I think the answer lies in history, or, using the more dreaded term, continuity. Serialized storytelling is a tough nut to crack, and years of back stories can bog down an ongoing plot, and keep new readers from understanding the hero being championed within a superhero comic. Them's been the breaks, I suppose, as readership gets older and plots get darker, and a body can't figure out what caused Superman to lose his powers for the billionth time. DC had a point in rebooting their continuity, much as I decried the loss of fun legacy characters and marriages and decades-old histories at the start of the New 52. A lot of great things were lost when continuity was thrown out the window, but a lot of cool potential could have remained. Except there was a lot of abandoned history tugging its way back into the DC Universe from the reboot's beginning. Most of what had happened in the Green Lantern and Batman books had still happened, including that one big zombie nightmare, and Batman having five Robins somehow in five years. Add to that Barbara Gordon finding time to be both Oracle and Batgirl, and it doesn't feel like DC wants you to ignore its previous continuity.
Perhaps more puzzling was DC's insistence that different books be set in different time periods. For example, Superman told present-day stories about Superman, but Action Comics told the story of his early career. This is certainly a wiser decision than throwing immediate crossovers across all the Superman books, but crossovers invaded anyway, fairly early on in the new continuity. So even if you were reading one book, its story would continue in another. You'd end up just as confused as in a pre-New 52 world, with multiple timelines thrashing you about. Clearly, continuity is still a problem for DC, and the reintroduction of Helena Bertinelli only highlights this for me.
Helena started out as an intriguing extension of Batman. She began as a what-if on DC's Earth 2, where heroes are allowed to get married (pre-New 52, of course). Known on that Earth as Helena Wayne, she was the daughter of Batman and Catwoman, and she fought crime under the name Huntress. Here's where a cool and confusing wrinkle sets in. Helena Bertinelli was ALSO introduced as Huntress, but in the mainstream DC Universe, where Batman and Catwoman are nowhere close, and likely never will be close, to putting a ring on it. So, if she wasn't Batman's daughter, who could she be? In the mainline DC comics, she became the daughter of a mafia family, whose parents were gunned down before her eyes. While Batman vowed to pursue justice in the wake of his parents' murder, Helena B. vows revenge, and makes a name for herself in Gotham City through the use of brutal and often murderous tactics. One Helena comes from a stable if adventurous home; the other comes from the same dark place as Bruce Wayne's Caped Crusader. Imagine the different stories that can be told with these two! Imagine how confounding it would be for a new reader to see two Huntresses now, as both Helenas apparently exist in the New 52 mainstream universe!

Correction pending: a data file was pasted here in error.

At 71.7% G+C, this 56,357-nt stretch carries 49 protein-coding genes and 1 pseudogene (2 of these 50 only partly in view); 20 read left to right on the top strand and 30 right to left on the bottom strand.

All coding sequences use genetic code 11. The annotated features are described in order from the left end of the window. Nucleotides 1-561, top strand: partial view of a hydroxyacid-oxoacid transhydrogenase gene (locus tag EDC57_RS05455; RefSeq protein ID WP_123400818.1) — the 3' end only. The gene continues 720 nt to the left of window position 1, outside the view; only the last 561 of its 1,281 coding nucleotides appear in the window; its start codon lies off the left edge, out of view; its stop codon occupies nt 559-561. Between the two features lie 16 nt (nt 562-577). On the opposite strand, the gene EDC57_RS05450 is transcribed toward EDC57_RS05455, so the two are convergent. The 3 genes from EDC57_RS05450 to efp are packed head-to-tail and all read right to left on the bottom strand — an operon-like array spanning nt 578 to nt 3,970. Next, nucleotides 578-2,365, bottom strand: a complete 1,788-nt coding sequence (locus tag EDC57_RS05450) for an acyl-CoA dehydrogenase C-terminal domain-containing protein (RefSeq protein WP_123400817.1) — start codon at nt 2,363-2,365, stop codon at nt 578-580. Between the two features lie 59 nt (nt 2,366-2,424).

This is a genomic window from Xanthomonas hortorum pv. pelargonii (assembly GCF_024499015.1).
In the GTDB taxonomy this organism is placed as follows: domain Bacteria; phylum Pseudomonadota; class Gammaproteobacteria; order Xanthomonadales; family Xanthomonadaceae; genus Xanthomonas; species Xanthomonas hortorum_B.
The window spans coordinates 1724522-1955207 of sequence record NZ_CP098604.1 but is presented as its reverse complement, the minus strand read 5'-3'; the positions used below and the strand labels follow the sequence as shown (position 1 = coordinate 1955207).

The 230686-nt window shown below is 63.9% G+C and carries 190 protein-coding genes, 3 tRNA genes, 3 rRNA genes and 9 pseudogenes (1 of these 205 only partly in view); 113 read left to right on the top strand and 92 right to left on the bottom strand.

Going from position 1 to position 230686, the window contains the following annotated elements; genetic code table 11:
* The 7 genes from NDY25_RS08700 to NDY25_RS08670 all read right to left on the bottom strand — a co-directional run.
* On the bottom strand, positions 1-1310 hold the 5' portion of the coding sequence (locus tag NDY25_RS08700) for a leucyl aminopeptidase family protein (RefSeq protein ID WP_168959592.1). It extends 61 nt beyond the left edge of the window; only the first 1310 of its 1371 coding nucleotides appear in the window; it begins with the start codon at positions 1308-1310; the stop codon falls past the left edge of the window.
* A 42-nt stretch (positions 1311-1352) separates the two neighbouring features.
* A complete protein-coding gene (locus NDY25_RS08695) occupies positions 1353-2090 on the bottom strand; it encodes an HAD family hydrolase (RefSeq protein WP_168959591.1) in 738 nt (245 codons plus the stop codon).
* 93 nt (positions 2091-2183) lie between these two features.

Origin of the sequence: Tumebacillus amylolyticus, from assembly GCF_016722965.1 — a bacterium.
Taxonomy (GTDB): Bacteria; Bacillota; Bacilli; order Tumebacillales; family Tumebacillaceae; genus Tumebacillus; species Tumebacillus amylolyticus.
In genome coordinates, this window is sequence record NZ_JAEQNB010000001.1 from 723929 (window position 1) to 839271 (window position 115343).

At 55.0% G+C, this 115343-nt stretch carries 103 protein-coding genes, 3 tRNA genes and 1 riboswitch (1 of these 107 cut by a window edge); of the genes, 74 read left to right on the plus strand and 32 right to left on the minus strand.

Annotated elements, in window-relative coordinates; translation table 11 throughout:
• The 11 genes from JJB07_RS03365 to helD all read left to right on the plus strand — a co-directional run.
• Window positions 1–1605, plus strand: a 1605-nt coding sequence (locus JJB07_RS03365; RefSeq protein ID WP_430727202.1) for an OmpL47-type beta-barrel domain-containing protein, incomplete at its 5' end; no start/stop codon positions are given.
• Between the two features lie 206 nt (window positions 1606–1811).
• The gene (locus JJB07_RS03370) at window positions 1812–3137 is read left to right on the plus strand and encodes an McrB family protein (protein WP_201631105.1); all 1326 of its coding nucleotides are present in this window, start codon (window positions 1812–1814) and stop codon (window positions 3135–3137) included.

Of course, the creators of Grayson are keeping Helena Bertinelli out of the Huntress garb. She is a super-spy and not a superheroine in their series. Which, fair enough. That's a simple way to solve the problem of having two Helenas running around. But if you want to write stories featuring Helena Bertinelli, can you really disassociate her from her past life as a crime fighter? If you can, why bother calling her Helena Bertinelli, since she's clearly meant to be a completely new, not simply refreshed, person? Why not create an original character, with limitless potential, and leave Helena B. retired?
Such questions spoil my excitement at her New 52 return. Initially, I'd wanted everyone who had vanished back in DC's comics, playing the roles I remembered them in: Wally the smart-mouth Flash; Stephanie the second chances Batgirl; Helena the hothead Huntress. But that was all the way back in 2011 and 2012, before it became clear that the New 52 was a sour, humorless exercise in shuffle-boarding. What do I mean by shuffle-boarding? Essentially, DC has built its new universe on a series of incidents that still call back to previous continuity, while editors reintroduce characters as more SUPER-HARDCORE, EXTREME versions of themselves. See: Superman as a murderer, Wonder Woman as his God of War girlfriend, and lesser characters as cannon fodder. Nobody has really changed, just shuffled to the more bombastic sides of their personalities in a cynical cash grab meant to appeal to the lowest common denominator. For example, Stephanie Brown was originally created to spoil her father the Cluemaster's crimes. In Batman Eternal, she is ... still working to spoil her father's crimes, except now it looks like her mother might also be in on his dastardly plots? QUELLE SURPRISE! EXTREME TO THE MAX!
What is the use of telling the same stories, with like-minded characters, but with the outcomes slightly altered to provide a cynical rather than hopeful aftertaste? Is DC so scared of its own continuity, its own history, and its own stable of optimistic icons, that the only way to get compelling material greenlit is to ensure its essential hopelessness? Hopelessness has its place in storytelling, but that's where Helena Bertinelli started. She grew from cynical loner to team player, team leader, and friend. The way current continuity is going at DC, hopelessness is where readers start, and where they land. Without variation of outlook and outcome, how will these stories stand the test of time? Potential is the bonus inherent in launching a reboot. But pinning characters with old names, alluding to exhausted back stories, and doling out tragic endgames? That washes all the potential away, leaving only stale crumbs for writers to collect and serve back to us. I want more for readers, though I hope for better for Helena Bertinelli, super-spy.
Huntress Artist: Nicola Scott.